30 September 2009
What is the principle of nonviolence?
It is not possible for the English word "nonviolence" to communicate the meaning of what is commonly referred to, in English, as "nonviolence"! This is not a paradox, but rather a limitation of the language used to convey the concept. There simply is no English language equivalent for the Sanskrit term, Satyagraha (click here for pronunciation).
Satyagraha, a term coined by Gandhi, is a derivative of two other words: Satya means a truth which equals love; Agraha means force. The term "Satyagraha" combines these two concepts into one word. By this, Gandhi means to convey the concept of an active, powerful force of moral truth, a truth which is indistinguishable from and characterized by altruistic love. Dr. Martin Luther King, Jr., translated Satyagraha as "soul force" (in his "I Have a Dream" speech). Satyagraha could also be called "love force" or "truth force".
The term "nonviolence" is incapable, linguistically, of capturing the active and powerful nature of the concept of Satyagraha. The term "non," coupled with "violence" implies mere absence of violence. Because of this problem, use of the term "nonviolence" is actually discouraged. Satyagraha is not merely the absence of violence. Satyagraha is a positive and powerful force in its own right, not merely the absence of something else. It is a counter measure, an opposite, to oppression and violence.
Nor is Satyagraha merely a passive enterprise. As enunciated and modeled by Gandhi and King, it is the active, and often physical, employment of a powerful spiritual and moral weapon. The individual employing satyagraha is armed not with physical power, but with moral power. Satyagraha is a weapon of the strong. It is a weapon consisting of truth and love.
Moreover, because Satyagraha is not passive -- it is an active assertion of positive moral energy and decision -- the the term "civil resistance" is preferred to the term "passive resistance".
In the theory of Satyagraha, the means and ends are seen as inseparable. Violence can never be used to achieve justice, because whatever method is used to achieve a result will become embedded in that result. For example, if a war is won by military means, then the military will become embedded into the new order, and that order will thusly be reliant on presence of the military. Gandhi wrote, “There must be no impatience, no barbarity, no insolence, no undue pressure. If we want to cultivate a true spirit of democracy, we cannot afford to be intolerant. Intolerance betrays want of faith in one's cause.”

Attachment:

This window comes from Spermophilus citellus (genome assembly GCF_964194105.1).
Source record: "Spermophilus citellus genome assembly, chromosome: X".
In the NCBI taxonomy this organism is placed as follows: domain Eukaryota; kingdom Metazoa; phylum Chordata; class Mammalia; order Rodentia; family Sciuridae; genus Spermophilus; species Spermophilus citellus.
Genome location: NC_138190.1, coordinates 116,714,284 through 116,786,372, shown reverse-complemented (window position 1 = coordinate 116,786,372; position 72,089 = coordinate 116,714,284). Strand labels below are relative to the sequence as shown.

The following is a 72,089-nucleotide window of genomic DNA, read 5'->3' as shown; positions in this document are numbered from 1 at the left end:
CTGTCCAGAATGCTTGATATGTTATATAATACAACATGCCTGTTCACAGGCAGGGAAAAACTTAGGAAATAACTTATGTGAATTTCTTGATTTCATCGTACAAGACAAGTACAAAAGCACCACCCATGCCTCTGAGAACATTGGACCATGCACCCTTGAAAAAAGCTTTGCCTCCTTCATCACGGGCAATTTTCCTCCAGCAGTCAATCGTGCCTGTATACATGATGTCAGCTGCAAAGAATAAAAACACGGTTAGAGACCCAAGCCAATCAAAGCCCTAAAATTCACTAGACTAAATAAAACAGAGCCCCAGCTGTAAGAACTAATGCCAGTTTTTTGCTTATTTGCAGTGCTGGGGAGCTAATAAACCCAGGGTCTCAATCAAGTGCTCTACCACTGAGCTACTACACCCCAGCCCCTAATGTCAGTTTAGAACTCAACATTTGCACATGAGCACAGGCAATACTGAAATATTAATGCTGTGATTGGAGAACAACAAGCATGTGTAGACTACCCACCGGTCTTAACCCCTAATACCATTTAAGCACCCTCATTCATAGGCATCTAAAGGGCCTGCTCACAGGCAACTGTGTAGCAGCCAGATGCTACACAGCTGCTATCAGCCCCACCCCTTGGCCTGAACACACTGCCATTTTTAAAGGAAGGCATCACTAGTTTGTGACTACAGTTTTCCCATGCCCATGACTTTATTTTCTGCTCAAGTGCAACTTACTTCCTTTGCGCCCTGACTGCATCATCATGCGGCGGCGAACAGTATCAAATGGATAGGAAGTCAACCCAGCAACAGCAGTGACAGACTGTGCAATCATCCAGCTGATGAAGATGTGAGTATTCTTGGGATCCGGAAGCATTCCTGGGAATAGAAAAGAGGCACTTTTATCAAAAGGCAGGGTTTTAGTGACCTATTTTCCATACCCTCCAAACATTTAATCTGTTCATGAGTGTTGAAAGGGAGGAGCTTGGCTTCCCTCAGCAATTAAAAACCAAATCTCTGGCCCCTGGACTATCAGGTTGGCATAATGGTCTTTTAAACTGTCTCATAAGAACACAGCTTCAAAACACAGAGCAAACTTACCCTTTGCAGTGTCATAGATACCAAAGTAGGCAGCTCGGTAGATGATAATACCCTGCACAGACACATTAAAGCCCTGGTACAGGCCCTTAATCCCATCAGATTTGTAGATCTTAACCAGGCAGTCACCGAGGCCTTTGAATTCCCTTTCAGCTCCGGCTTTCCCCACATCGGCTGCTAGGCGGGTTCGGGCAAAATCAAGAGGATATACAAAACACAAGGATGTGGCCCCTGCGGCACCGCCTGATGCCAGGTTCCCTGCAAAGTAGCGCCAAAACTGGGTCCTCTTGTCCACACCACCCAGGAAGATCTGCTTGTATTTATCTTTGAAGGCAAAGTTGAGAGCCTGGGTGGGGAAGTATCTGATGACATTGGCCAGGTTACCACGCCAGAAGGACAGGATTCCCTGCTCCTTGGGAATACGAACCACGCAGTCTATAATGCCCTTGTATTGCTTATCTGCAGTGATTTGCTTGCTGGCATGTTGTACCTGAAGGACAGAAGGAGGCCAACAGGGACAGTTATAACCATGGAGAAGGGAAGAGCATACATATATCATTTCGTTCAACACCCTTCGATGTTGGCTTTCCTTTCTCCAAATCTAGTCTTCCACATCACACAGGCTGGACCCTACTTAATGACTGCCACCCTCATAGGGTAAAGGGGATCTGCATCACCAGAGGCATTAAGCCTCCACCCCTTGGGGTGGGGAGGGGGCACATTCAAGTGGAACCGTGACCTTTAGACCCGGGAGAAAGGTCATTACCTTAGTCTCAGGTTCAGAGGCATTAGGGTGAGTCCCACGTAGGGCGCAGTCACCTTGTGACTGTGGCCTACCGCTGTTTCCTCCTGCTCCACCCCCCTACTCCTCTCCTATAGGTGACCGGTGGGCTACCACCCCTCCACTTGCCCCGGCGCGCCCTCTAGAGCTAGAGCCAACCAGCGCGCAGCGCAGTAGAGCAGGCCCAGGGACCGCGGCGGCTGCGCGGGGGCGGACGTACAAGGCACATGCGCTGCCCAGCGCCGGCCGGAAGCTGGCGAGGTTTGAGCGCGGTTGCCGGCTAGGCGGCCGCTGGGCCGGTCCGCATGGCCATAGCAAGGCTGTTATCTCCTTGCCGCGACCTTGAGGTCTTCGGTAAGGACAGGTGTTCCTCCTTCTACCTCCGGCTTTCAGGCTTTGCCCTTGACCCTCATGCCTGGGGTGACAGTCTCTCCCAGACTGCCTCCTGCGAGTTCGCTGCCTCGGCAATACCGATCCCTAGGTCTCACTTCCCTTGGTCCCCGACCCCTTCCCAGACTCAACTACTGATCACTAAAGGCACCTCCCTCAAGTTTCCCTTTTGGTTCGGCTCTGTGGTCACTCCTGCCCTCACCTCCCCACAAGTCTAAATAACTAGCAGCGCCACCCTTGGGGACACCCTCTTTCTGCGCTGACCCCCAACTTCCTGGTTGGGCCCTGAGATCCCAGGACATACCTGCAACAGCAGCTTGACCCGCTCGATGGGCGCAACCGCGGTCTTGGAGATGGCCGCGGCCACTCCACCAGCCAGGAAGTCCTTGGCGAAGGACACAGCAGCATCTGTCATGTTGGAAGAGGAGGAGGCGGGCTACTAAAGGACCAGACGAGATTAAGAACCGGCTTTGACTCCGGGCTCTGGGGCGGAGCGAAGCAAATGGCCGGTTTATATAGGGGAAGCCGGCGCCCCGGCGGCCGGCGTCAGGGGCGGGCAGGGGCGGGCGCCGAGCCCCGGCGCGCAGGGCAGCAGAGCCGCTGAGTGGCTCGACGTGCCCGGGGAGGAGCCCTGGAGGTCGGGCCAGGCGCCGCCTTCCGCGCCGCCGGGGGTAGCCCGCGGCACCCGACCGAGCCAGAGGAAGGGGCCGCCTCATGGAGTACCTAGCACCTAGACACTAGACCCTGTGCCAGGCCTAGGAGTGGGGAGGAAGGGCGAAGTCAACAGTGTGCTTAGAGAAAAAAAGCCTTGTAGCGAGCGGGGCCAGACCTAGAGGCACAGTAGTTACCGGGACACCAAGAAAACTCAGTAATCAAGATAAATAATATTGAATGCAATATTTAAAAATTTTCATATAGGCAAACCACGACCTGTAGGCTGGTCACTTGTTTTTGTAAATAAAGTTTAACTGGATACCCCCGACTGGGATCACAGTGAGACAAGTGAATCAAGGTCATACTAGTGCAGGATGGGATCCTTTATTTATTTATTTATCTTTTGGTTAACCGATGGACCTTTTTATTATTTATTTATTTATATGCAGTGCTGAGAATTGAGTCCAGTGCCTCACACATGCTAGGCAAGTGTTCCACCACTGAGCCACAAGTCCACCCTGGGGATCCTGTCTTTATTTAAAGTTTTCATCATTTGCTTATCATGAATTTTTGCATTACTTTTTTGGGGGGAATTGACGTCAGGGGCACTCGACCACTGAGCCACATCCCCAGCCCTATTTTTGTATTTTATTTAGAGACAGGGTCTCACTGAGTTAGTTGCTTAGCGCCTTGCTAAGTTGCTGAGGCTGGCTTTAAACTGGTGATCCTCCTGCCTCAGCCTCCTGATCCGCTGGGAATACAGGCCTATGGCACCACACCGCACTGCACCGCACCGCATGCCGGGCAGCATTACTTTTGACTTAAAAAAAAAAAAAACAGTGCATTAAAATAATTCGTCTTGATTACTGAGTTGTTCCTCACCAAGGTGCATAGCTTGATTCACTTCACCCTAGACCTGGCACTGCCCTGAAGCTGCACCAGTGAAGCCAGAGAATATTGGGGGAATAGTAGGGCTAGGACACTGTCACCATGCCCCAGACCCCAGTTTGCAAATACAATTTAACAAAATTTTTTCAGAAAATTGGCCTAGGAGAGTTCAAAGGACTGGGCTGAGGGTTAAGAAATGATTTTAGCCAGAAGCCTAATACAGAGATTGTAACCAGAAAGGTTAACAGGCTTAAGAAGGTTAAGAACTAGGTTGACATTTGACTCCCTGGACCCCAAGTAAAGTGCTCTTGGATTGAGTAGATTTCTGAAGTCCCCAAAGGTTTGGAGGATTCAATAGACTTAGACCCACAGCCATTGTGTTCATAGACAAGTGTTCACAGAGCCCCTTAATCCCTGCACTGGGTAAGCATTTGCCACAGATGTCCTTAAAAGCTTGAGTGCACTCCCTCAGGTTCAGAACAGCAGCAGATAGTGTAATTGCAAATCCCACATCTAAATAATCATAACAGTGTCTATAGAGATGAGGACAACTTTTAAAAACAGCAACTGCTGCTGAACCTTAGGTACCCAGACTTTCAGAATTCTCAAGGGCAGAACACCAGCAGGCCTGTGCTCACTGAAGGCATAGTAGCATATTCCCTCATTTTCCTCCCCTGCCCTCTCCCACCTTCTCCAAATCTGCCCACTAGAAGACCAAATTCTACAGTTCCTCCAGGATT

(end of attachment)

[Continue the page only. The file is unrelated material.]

How might this principle be applied in civic discourse?
This principle is universal, applying as equally to power within personal relationships as it does to power in relationships between individuals and governments and between governments themselves.
Thinking in terms of nonviolence, on the other hand, is a good start for thinking about what it means to apply the truth-force to conflict. To be manifest, the truth force of applied, active love must always be nonviolent. Nonviolence begins verbally, with how we think and speak toward others. Through employing nonviolent language, we engage in nonviolent responses to those around us. As nonviolence begins to be incorporated into our lives, active peace-force begins to be manifested in how we relate to others, in how we build community, and eventually in how we respond to those who sin against us. Gandhi wrote,
In the application of satyagraha, I discovered in the earliest stages that pursuit of truth did not admit of violence being inflicted on one’s opponent but that he must be weaned from error by patience and compassion. For what appears to be truth to the one may appear to be error to the other. And patience means self-suffering. So the doctrine came to mean vindication of truth, not by infliction of suffering on the opponent, but on oneself.
Give this concept some time, and mull it over. I think of this concept as being similar to the concepts of matter and energy: you can think in terms of a subatomic particle (my thoughts about myself), or you can think in terms of a galaxy (how nations should relate to one another). The ideas, both big and small, are beautiful and consistent.
The Merciful Christ c. 1603 by Juan Martinez Montanes
thank you to the Web Gallery of Art http://www.wga.hu/